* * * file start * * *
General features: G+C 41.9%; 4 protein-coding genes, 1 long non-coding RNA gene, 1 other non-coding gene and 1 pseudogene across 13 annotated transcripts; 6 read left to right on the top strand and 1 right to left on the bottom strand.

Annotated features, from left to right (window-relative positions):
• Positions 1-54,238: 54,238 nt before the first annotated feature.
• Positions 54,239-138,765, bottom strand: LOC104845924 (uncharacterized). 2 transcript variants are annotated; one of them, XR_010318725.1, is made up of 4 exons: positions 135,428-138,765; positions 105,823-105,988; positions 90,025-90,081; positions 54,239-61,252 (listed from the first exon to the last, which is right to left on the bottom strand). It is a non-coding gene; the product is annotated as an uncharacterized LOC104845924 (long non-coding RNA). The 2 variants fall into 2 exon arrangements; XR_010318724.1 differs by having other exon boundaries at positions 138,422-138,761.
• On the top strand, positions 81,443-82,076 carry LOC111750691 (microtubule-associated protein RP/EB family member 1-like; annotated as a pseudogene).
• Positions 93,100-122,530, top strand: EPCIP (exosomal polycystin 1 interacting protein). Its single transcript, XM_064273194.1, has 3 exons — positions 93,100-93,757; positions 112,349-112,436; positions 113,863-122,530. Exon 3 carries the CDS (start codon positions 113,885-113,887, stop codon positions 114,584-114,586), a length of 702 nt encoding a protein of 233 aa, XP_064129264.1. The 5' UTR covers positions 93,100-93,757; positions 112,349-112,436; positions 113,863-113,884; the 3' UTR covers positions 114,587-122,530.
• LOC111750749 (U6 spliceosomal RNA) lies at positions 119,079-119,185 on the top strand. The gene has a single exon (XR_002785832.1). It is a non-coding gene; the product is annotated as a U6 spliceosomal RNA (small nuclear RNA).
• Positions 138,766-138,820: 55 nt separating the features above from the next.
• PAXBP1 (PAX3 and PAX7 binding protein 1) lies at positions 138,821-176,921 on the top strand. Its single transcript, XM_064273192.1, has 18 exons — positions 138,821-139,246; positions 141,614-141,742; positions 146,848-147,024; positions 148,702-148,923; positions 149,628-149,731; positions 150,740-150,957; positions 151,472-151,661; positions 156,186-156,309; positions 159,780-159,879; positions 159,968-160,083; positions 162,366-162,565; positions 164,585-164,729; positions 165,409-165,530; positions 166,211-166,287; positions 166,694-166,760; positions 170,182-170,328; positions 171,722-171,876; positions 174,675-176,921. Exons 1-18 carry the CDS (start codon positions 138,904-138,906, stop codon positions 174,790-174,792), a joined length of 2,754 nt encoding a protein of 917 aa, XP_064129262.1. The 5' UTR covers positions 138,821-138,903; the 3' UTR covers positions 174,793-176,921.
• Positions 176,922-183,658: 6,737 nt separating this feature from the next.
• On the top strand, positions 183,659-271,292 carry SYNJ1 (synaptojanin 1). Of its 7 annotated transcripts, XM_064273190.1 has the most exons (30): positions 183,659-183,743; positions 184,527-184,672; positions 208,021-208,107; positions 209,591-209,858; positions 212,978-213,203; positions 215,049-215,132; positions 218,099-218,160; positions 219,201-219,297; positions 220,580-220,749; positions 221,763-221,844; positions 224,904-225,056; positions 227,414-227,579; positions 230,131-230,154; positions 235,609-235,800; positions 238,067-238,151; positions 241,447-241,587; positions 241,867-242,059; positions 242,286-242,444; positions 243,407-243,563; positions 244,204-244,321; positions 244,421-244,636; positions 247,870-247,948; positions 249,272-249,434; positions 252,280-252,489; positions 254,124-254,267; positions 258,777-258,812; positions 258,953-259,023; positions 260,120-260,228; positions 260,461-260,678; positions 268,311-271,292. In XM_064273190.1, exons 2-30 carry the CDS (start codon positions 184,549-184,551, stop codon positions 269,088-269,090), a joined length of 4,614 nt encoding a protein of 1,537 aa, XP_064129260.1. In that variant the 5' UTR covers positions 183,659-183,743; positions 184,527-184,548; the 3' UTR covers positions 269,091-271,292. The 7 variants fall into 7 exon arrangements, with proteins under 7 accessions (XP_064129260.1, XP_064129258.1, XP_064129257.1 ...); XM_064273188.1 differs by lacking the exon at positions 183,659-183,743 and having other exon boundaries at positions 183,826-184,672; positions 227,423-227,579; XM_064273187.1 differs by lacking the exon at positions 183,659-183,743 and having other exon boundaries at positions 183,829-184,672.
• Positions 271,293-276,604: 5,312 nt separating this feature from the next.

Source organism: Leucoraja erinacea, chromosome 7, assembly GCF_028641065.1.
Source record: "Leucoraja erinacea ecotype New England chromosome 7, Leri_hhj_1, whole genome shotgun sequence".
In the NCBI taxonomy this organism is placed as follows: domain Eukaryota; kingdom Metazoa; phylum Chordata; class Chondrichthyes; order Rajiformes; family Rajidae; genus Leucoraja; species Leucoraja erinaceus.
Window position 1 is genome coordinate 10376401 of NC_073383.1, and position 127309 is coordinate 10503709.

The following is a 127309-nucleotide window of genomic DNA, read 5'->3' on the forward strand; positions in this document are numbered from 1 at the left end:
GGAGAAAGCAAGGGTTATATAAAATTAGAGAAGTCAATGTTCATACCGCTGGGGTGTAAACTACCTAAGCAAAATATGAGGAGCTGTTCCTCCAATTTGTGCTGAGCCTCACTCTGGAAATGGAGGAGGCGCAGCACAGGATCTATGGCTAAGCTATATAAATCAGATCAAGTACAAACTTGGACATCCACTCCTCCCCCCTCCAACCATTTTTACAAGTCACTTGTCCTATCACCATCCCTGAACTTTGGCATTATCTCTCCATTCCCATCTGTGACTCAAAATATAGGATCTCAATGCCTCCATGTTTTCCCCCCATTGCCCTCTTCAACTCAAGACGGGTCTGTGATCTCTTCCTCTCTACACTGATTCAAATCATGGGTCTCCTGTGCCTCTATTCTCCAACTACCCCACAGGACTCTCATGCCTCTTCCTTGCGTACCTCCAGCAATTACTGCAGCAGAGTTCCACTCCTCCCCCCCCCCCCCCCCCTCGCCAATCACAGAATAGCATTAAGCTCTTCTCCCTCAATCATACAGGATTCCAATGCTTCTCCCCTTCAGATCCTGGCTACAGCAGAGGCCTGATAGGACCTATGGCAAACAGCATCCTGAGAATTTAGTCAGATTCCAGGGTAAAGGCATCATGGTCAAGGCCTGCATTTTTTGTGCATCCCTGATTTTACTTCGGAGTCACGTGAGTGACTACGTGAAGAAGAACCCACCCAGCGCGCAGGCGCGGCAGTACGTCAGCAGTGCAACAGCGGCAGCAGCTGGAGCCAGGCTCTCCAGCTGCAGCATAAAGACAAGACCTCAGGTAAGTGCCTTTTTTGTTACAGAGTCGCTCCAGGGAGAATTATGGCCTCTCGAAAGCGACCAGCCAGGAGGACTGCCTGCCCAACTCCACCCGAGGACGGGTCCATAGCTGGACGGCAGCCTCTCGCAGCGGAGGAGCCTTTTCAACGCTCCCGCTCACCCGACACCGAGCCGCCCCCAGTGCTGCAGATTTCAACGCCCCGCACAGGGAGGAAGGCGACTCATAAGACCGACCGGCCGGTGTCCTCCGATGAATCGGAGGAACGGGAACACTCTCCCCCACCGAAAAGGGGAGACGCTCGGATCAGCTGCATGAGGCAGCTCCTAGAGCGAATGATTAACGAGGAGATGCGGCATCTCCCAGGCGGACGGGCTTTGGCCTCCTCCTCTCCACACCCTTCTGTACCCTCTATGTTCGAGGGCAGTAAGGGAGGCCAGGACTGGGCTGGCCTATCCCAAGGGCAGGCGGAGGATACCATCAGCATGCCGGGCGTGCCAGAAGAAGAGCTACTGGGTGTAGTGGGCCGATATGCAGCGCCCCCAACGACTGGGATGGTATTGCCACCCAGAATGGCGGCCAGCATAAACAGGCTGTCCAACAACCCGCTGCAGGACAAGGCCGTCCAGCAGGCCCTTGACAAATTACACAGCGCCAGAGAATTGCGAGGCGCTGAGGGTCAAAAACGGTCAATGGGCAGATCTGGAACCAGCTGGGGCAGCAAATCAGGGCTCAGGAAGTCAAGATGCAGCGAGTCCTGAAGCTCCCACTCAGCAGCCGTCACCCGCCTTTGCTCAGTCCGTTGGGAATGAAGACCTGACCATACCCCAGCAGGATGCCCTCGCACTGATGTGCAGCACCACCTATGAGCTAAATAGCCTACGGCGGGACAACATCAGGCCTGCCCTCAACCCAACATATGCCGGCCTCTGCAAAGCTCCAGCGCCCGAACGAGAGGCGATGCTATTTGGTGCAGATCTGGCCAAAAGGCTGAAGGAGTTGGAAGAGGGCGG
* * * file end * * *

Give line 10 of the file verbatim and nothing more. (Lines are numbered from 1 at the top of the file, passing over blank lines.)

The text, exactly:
• Positions 176,922-183,658: 6,737 nt separating this feature from the next.